Skip to main content
Common Features in Rails Apps:

Administrate Custom Fields and the Trix Editor

Episode 211 · October 17, 2017

Use the Trix editor in your admin area using Administrate's custom fields.

Administration Gems Javascript


Earn a free month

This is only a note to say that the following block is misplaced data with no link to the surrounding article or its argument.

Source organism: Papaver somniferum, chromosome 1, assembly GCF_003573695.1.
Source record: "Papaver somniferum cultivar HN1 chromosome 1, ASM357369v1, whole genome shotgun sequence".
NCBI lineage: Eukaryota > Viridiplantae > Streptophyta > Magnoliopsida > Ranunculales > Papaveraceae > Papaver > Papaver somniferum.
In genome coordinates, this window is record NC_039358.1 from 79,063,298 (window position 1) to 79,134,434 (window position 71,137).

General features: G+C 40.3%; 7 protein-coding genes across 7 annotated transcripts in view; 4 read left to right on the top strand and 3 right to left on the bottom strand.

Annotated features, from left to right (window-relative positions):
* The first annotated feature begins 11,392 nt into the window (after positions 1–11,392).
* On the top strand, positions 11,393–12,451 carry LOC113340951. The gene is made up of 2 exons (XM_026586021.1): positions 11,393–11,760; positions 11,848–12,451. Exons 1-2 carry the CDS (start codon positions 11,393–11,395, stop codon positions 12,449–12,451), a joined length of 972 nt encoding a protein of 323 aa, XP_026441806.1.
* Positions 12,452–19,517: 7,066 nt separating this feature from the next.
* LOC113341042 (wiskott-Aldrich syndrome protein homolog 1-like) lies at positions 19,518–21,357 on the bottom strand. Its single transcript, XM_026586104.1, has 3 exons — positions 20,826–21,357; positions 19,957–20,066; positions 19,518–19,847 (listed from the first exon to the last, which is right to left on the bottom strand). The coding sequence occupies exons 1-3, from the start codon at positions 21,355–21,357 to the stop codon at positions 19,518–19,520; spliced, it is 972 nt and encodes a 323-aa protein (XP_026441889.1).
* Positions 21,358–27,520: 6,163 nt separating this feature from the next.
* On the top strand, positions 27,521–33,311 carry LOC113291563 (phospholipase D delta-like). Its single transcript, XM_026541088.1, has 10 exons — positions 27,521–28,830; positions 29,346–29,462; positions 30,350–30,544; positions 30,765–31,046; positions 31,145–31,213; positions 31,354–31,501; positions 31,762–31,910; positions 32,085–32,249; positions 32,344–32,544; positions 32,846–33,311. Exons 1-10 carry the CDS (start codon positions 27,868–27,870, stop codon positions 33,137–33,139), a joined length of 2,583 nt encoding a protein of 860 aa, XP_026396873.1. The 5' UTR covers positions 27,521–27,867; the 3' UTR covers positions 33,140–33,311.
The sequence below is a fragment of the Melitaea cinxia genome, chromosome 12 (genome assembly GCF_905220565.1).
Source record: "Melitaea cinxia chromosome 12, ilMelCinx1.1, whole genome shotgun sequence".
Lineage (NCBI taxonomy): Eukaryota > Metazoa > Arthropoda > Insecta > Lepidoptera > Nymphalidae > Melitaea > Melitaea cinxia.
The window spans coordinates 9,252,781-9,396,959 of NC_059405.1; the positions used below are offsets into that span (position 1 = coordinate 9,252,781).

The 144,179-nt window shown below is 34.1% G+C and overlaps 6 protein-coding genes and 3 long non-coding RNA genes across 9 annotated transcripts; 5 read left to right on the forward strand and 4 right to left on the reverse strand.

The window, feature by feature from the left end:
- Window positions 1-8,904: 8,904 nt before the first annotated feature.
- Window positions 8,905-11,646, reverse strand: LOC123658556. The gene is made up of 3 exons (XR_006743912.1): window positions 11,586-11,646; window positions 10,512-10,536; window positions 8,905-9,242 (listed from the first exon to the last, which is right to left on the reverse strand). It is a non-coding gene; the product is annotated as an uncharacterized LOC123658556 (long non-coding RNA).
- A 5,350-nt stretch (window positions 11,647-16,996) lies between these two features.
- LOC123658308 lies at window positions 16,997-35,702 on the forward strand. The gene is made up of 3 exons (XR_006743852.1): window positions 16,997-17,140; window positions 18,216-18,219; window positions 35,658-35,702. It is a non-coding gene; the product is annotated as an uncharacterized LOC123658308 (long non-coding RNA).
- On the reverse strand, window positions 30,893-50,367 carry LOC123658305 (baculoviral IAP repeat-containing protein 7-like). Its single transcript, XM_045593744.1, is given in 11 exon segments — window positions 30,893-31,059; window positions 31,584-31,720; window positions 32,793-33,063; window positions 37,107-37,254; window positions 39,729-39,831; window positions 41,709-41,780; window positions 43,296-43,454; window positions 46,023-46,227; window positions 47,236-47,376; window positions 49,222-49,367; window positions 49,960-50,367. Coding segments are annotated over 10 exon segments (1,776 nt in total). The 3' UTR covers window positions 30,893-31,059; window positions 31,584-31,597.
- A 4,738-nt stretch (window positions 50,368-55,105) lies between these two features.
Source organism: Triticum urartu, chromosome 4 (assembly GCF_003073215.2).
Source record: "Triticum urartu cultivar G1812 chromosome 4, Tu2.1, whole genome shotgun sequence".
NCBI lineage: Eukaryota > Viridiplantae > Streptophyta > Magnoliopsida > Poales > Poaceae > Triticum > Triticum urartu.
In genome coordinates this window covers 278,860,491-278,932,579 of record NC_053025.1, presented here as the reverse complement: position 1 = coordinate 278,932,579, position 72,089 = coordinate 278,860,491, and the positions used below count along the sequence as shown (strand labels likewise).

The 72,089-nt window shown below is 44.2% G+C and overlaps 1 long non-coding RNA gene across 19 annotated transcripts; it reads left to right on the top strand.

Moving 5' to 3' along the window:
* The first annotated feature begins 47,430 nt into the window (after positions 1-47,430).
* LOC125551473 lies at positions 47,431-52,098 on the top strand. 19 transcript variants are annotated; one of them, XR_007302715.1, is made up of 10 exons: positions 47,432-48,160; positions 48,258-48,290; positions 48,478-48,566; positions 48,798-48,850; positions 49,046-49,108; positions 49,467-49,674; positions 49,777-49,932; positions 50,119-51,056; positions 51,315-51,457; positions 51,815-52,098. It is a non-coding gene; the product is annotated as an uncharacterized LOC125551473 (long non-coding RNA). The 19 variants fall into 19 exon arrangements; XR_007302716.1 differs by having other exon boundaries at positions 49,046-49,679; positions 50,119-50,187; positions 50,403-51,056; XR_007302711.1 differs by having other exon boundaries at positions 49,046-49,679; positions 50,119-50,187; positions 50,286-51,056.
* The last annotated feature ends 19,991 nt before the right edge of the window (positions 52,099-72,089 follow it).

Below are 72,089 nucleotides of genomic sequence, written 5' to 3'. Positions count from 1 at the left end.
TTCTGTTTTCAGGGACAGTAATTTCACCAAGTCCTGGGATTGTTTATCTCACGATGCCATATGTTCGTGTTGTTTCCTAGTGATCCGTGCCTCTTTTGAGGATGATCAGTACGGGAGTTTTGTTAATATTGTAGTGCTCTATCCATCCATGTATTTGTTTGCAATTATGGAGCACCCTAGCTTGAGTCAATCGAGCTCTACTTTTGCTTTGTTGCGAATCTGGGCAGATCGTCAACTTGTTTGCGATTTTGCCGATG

What's up guys? This episode I'm going to be showing you how to use the Trix editor inside your admin area, and specifically using a gem called administrate. Now, most of this is going to apply to whatever you're using, but admnistrate is my favorite admin gem right now because number one: It's mostly just creating scaffolds for you, but number two, it has this special thing called "field", so each field like a string, an integer, a text area, whatever that is, datetime, you have the ability to create different types of fields, which will denote in the admin how to create the form for that field, how to display it in the show page and how to display it on the index, and you get to choose how you want to format those things, and you can create your own field types, which we're going to do for Trix to embed that and administrate, so let's dive into this.